Lincolnville seniors enjoy companionship
The Lincolnville Senior Citizens organization was established in 1977. The group met in the former Lincolnville 4-H community building.
The size of the group has dwindled over the years, but the six Lincolnville senior citizens who meet each week at the new community center look forward to the time they spend together.
The group meets at Wednesday noon each week. They share a potluck lunch and play Mexican Train dominoes. Occasionally, they go to Durham or Marion Senior Center for lunch.
Maxine Barton is the matriarch of the group. The 83-year-old widow has lived in Lincolnville for 37 years. Her husband, Warren, died about a year ago.
Barton joined the senior citizens soon after she retired as a bus driver for Centre schools. She said there were a dozen or more members back then, including a few men.
In 2004, Evelyn Matz and Betty Frobenius bought a small house on Main Street for a senior citizens meeting place and named it Friendship House. Barton took over the leadership role in 2009, when Evelyn Matz moved away and Friendship House was sold.
The six currently active members said their meetings are the highlights of each week.
“It gives me a chance to get out of the house,” Twilla Baker said.
She and her husband, Lonnie, bought a farmhouse west of Lincolnville in 2010 after finding it online. He died just six months later, and she sought out the local group for companionship.
The Bakers moved to Lincolnville from the Keechi-Valley Center area.
“I wouldn’t go back to that area,” the 73-year-old mother of three said. “This is home.”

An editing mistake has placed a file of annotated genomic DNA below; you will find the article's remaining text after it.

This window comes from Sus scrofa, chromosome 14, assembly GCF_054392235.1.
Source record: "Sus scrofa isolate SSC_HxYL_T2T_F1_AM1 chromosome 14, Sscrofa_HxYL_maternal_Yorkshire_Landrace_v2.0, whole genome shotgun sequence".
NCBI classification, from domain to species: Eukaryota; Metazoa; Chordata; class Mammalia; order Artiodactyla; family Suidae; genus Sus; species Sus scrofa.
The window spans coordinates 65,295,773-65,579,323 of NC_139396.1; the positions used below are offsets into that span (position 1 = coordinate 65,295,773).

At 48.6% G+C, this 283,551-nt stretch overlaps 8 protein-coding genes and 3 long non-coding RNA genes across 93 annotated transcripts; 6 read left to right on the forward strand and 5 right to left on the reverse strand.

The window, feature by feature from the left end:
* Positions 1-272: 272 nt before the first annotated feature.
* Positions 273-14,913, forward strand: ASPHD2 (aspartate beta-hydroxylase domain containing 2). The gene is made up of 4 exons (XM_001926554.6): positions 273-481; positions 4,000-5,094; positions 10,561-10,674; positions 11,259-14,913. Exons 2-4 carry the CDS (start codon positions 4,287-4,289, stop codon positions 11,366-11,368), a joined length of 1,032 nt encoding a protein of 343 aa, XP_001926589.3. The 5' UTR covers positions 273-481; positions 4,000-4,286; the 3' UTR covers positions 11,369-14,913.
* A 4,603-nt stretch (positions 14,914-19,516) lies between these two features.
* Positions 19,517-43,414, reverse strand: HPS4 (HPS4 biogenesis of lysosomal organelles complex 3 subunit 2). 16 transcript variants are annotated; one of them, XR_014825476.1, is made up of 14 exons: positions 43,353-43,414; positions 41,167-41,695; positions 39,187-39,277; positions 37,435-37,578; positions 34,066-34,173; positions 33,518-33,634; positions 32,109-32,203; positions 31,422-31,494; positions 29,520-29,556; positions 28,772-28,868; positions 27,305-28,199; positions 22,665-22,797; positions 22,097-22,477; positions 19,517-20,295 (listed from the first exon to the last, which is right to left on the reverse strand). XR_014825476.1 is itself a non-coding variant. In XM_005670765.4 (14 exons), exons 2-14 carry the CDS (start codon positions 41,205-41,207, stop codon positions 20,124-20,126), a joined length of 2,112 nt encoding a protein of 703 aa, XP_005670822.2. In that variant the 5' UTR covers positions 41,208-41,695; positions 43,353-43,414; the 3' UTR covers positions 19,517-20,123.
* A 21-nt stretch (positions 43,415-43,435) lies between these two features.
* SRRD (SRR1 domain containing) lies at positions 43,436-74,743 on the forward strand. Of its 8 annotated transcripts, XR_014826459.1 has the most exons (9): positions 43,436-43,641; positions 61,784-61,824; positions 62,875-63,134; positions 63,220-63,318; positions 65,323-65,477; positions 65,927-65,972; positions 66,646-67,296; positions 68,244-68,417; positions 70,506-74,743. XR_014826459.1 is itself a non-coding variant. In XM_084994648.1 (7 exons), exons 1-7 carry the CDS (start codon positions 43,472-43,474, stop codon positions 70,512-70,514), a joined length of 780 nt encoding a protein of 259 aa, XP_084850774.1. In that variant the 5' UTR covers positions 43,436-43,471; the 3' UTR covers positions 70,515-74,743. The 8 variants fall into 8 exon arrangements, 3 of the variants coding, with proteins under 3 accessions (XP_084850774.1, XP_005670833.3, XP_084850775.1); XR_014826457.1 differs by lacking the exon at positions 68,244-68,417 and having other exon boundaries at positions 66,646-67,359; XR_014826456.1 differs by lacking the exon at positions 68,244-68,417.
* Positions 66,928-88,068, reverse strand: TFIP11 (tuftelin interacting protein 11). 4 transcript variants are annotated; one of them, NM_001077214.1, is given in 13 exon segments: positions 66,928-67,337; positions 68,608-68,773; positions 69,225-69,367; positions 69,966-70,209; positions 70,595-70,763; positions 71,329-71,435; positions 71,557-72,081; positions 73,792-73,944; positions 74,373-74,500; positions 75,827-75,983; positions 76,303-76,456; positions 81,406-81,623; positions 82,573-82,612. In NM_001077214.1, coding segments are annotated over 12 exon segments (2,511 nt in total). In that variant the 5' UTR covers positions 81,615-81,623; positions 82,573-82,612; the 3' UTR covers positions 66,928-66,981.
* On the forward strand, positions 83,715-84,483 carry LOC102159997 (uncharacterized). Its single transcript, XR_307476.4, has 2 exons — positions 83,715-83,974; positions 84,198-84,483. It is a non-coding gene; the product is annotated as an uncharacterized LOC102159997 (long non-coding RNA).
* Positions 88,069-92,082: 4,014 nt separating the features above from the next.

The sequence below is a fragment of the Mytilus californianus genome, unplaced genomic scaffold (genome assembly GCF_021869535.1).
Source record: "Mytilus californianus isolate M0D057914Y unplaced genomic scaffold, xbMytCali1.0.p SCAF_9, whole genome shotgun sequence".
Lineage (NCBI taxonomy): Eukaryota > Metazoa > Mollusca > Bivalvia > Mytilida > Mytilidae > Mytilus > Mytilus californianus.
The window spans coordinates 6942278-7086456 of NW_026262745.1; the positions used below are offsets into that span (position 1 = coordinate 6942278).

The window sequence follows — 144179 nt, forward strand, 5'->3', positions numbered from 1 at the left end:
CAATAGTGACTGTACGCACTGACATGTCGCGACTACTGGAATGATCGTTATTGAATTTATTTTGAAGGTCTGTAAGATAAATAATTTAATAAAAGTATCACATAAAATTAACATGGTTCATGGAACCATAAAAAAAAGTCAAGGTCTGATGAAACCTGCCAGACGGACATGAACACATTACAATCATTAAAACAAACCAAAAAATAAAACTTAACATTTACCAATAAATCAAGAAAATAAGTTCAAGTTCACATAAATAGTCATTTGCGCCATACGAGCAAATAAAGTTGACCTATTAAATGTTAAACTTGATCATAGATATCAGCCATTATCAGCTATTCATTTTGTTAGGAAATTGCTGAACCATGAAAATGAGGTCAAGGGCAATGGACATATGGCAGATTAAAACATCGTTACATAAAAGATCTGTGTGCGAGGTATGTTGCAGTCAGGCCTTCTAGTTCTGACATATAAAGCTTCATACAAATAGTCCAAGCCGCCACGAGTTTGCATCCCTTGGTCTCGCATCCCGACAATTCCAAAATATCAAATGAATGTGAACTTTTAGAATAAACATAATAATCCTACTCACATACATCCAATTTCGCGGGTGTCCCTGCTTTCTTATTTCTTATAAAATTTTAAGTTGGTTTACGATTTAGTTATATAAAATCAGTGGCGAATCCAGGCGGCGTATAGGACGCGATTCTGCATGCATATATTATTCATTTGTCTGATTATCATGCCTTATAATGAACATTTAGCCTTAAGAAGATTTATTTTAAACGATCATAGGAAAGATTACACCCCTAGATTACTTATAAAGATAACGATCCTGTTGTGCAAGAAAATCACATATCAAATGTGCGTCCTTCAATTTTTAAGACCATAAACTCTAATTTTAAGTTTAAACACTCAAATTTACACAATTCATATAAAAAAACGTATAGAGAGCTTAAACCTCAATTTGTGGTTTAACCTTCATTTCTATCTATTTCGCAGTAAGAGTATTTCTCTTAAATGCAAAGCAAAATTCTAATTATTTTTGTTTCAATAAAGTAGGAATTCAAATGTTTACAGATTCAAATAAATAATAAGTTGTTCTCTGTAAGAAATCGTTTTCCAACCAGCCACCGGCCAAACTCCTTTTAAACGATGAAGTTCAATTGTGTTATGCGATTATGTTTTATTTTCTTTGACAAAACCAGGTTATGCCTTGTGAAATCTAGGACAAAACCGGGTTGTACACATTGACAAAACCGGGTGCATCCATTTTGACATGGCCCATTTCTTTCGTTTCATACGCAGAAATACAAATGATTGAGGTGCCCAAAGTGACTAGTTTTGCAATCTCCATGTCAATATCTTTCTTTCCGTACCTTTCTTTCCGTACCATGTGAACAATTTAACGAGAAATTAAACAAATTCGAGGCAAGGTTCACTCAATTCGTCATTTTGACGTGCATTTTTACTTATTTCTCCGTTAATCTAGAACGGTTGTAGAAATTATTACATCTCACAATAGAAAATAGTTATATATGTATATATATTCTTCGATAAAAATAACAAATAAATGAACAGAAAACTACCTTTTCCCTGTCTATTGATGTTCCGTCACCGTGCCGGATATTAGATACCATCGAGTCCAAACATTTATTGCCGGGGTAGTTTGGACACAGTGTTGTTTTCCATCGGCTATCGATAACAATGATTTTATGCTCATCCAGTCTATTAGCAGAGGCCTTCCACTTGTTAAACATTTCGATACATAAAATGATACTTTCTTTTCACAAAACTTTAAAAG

Like Baker, two of the others in the group moved into the community in recent years.
Barbara Craney, 64, has lived in Lincolnville since June 2009. She was living in Topeka when a daughter, who owned a house in Lincolnville, advised her to move there.
Another daughter, Sherry Wilson, and husband, John, live in Lincolnville.
Craney has become an active part of the senior citizen organization.
Alta Huffington has lived in Lincolnville for four years. The mother of six children moved to the town to be near her three youngest sons — Kenneth, Eugene, and Duane Remmers.
The 89-year-old widow remains active and enjoys the stimulation provided by belonging to a group.
“We come from different backgrounds, but we all get along,” Huffington said.
Cruz Carrasco, 84, has been a member of the group since she and her husband, Tomas, moved to Lincolnville in 1992. He had worked on the railroad between Wichita and Herington and was attracted to the little towns along the way. The couple moved to Lincolnville when he retired.
Carrasco married when she was 15 years old. She had 10 children. She said getting married was a way of getting away from a strict father.
“I thought I would have more freedom,” she said with a laugh.
Her husband died three years ago, and she appreciates her longtime friends.
Ruth Tajchman, 73, joined the senior citizens 14 years ago. She and her husband, Lester, moved to Lincolnville when they married 21 years ago.
She said 25 or 30 seniors were part of the group when she first joined, but even though the group has shrunk, she is happy to have them as friends.
“I love everyone,” she said. “It is wonderful to go there and meet with them every Wednesday.”
They are looking for other seniors in the area to join them.
Last modified Feb. 18, 2015